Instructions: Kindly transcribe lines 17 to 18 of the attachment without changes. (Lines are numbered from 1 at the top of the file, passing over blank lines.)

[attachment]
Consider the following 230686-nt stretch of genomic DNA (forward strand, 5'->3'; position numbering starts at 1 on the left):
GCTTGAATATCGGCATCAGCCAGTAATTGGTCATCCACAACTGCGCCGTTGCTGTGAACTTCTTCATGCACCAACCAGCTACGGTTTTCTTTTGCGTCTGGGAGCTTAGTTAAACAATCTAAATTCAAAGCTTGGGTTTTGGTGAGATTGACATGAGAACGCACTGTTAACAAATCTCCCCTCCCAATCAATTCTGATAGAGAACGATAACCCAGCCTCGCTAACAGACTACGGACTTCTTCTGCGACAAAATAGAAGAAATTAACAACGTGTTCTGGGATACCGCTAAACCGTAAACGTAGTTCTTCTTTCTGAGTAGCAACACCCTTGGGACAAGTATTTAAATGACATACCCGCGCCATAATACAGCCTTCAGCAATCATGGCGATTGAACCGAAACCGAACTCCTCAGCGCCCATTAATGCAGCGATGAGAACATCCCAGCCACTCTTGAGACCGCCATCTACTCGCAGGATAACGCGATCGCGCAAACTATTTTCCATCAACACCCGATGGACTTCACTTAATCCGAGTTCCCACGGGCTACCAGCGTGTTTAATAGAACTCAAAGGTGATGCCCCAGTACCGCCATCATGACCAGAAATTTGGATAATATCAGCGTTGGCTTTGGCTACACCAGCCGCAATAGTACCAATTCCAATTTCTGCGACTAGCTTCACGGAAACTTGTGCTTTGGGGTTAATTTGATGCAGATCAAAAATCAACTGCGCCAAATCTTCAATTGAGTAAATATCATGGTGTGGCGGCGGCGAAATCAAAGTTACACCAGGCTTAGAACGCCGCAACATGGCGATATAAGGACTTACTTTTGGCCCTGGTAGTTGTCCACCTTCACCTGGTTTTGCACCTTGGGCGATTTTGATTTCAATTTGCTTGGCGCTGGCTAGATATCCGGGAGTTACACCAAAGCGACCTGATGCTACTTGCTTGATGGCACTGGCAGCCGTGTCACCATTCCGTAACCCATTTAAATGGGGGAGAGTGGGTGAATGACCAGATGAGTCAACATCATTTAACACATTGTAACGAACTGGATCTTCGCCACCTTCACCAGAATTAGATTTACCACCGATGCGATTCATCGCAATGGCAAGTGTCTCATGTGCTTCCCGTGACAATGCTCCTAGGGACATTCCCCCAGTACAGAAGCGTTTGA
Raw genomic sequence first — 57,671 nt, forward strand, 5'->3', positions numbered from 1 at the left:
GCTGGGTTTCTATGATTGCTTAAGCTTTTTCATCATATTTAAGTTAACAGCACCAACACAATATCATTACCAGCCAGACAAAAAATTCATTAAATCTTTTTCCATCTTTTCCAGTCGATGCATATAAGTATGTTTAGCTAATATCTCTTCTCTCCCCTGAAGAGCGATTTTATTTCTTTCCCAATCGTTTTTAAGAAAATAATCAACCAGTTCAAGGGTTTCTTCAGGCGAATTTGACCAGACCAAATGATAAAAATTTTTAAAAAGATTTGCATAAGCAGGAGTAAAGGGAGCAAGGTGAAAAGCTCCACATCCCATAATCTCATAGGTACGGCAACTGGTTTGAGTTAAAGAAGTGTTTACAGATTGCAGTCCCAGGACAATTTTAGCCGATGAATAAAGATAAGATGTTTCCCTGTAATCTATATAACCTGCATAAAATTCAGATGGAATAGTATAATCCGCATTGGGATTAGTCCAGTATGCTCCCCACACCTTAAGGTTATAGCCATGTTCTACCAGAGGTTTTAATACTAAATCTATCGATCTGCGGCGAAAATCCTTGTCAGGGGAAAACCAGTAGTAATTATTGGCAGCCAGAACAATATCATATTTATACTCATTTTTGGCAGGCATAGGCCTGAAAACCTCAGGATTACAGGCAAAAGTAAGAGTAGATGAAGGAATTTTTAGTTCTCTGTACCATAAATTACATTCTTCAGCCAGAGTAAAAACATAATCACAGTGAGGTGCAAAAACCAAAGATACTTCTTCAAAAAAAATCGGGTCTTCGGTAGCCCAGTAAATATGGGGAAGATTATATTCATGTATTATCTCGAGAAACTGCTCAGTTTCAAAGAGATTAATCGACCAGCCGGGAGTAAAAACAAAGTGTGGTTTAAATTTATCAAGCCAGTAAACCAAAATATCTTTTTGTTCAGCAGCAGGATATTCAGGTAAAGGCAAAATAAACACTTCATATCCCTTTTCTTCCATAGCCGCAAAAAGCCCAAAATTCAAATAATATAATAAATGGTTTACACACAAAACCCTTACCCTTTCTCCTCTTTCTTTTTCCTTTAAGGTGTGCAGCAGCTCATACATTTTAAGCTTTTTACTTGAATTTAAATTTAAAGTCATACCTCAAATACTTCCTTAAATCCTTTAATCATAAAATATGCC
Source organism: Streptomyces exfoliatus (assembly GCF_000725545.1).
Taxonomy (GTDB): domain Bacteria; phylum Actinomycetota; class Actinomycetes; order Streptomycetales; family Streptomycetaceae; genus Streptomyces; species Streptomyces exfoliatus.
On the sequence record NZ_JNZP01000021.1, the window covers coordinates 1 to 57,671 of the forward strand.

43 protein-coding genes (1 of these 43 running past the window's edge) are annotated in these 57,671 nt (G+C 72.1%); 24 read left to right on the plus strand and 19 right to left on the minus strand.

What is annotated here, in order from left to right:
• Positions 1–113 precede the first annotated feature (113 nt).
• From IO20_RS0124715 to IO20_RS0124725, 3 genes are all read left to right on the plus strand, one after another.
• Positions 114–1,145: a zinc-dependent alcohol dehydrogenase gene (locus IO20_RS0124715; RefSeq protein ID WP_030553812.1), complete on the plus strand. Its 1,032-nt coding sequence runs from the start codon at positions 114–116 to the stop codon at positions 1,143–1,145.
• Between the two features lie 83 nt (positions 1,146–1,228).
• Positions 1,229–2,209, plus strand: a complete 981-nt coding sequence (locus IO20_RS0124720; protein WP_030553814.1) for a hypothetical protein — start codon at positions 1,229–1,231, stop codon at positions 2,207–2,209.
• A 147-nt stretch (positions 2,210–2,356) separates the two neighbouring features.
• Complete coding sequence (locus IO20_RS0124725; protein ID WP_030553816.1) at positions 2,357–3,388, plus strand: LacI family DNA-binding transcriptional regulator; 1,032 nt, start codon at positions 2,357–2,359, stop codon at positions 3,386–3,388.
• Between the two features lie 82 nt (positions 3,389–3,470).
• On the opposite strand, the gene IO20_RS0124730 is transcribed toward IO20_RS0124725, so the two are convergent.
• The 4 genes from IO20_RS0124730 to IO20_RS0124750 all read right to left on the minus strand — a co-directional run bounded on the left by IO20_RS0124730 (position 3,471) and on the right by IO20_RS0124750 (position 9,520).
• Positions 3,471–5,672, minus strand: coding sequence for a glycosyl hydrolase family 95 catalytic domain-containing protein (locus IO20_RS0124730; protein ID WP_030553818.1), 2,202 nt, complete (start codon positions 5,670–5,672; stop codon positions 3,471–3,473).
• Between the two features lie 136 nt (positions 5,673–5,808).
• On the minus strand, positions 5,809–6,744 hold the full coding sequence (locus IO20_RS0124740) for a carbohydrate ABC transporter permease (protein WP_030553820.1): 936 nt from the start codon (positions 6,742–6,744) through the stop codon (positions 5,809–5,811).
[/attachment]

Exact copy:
• Between the two features lie 82 nt (positions 3,389–3,470).
• On the opposite strand, the gene IO20_RS0124730 is transcribed toward IO20_RS0124725, so the two are convergent.